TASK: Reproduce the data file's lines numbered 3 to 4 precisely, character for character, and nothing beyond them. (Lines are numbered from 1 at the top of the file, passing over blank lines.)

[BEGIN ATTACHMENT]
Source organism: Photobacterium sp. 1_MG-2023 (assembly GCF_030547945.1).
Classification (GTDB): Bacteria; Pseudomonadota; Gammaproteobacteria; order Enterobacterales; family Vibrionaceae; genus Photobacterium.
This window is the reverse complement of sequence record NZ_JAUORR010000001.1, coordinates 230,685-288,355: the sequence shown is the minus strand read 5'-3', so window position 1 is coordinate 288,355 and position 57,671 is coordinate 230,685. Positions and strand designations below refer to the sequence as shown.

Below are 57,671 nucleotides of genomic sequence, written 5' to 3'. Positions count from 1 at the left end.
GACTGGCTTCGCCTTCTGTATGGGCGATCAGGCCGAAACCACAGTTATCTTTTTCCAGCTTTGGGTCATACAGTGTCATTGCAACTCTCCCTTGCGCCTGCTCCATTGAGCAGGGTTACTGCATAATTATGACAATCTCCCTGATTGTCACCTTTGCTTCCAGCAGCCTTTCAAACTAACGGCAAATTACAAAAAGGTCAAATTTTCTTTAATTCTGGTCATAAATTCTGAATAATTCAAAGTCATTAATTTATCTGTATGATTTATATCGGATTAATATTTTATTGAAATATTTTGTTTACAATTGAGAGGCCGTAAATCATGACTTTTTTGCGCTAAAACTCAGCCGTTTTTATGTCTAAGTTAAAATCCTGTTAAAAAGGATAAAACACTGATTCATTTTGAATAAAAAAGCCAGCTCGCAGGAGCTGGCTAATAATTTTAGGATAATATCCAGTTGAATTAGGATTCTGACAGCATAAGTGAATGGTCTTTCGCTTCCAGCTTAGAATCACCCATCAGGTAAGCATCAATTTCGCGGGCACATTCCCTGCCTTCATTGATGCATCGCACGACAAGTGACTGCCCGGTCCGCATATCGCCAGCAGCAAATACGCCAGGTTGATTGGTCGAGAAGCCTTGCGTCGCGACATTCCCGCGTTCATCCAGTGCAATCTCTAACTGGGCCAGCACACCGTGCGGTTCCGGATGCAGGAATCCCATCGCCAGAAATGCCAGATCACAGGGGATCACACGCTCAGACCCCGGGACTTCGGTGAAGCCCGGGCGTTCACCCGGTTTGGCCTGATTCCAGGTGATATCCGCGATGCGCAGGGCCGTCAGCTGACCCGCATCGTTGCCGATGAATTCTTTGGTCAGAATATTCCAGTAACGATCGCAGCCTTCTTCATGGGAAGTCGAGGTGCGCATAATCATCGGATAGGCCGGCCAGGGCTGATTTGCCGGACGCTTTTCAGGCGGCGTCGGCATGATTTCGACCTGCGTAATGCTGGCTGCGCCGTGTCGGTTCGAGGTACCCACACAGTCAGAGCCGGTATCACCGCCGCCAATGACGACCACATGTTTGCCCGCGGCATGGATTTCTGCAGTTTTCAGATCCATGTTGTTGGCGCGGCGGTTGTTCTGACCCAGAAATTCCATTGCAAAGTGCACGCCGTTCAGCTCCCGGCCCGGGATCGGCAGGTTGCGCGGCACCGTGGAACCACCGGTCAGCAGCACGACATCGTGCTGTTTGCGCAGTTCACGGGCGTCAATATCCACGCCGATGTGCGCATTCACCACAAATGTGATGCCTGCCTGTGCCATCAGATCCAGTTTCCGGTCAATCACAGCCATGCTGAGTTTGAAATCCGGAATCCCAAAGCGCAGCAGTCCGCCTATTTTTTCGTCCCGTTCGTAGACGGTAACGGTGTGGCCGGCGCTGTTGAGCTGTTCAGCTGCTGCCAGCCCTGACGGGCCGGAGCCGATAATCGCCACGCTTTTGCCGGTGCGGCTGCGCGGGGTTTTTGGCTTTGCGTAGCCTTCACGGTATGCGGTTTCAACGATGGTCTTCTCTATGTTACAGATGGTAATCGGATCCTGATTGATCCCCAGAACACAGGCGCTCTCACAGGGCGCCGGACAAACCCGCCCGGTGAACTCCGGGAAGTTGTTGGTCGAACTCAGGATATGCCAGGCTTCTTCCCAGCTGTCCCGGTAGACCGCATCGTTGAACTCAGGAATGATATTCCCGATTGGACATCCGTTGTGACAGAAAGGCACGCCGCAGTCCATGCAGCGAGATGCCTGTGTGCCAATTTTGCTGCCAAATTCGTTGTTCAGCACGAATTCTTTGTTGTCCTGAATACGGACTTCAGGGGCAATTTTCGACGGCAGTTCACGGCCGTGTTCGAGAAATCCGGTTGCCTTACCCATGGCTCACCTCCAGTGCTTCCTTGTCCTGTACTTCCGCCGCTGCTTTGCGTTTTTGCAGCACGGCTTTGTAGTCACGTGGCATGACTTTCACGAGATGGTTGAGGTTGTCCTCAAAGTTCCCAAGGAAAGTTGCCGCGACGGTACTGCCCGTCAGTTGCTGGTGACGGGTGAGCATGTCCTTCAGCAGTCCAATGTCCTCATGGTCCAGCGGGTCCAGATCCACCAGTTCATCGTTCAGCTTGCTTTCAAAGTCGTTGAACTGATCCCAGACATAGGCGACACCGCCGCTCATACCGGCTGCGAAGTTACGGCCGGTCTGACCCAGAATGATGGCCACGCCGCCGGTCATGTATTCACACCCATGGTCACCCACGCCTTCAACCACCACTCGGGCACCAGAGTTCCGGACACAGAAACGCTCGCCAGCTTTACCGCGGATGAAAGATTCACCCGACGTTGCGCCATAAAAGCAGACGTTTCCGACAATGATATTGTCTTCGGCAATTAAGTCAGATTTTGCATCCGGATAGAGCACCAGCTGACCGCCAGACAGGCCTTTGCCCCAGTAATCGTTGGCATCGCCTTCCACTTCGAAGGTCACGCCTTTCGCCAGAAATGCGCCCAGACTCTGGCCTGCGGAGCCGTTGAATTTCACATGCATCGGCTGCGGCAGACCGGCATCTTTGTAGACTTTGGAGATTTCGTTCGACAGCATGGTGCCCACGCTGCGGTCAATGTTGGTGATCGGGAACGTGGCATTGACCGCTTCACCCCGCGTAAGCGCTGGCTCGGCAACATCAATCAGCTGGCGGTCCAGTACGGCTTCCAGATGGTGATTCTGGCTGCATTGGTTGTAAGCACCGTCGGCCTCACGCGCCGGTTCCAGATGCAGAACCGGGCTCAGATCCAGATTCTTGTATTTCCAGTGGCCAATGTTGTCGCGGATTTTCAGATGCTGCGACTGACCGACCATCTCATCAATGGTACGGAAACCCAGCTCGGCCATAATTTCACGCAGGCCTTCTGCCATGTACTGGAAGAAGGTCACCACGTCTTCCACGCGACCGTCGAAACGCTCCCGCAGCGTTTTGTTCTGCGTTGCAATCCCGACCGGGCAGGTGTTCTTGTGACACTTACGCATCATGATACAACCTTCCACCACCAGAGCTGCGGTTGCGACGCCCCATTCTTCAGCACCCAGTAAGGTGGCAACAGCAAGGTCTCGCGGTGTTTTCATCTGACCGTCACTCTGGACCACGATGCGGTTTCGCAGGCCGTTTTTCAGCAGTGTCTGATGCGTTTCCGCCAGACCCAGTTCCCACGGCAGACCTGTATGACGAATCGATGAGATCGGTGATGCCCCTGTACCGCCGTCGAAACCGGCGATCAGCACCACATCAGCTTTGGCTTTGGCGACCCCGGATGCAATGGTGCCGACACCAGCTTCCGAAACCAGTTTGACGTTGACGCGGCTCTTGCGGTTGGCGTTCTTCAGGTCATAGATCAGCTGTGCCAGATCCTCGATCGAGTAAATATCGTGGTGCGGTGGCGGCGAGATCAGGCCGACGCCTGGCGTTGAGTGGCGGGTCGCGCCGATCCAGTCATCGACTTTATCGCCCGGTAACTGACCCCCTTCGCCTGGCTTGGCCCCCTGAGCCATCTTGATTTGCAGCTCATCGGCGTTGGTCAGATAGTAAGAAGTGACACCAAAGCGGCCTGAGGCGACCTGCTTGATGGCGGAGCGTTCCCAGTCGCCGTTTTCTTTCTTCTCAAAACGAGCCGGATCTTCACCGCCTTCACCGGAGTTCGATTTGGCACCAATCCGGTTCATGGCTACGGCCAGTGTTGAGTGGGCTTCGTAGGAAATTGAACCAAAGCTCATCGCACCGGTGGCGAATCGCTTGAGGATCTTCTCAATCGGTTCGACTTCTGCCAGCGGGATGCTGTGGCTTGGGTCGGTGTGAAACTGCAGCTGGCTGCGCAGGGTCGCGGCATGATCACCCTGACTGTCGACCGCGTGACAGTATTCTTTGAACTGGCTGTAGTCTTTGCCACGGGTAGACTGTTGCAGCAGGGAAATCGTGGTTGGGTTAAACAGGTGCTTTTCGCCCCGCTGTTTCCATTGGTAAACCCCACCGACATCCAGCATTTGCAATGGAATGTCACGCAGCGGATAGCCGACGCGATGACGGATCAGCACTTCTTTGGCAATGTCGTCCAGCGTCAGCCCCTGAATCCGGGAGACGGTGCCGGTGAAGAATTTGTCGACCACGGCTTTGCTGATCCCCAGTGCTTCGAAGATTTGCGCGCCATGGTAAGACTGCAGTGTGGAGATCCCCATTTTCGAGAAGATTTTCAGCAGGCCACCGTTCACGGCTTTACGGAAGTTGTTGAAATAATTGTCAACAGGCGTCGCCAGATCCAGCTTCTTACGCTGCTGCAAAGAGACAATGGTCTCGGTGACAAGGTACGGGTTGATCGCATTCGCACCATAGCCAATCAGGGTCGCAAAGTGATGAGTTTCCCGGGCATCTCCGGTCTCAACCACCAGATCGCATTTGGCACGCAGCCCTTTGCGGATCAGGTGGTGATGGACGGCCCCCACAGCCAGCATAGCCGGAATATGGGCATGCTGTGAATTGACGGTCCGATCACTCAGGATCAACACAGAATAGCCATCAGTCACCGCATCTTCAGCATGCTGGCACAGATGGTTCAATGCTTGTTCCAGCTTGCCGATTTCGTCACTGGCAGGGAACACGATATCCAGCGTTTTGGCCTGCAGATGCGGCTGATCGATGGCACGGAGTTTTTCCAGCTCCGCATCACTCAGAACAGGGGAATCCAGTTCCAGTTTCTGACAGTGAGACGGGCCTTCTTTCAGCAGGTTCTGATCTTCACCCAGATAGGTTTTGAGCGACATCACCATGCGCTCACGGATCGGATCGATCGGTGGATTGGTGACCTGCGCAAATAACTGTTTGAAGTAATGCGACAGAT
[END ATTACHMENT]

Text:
This window is the reverse complement of sequence record NZ_JAUORR010000001.1, coordinates 230,685-288,355: the sequence shown is the minus strand read 5'-3', so window position 1 is coordinate 288,355 and position 57,671 is coordinate 230,685. Positions and strand designations below refer to the sequence as shown.

Below are 57,671 nucleotides of genomic sequence, written 5' to 3'. Positions count from 1 at the left end.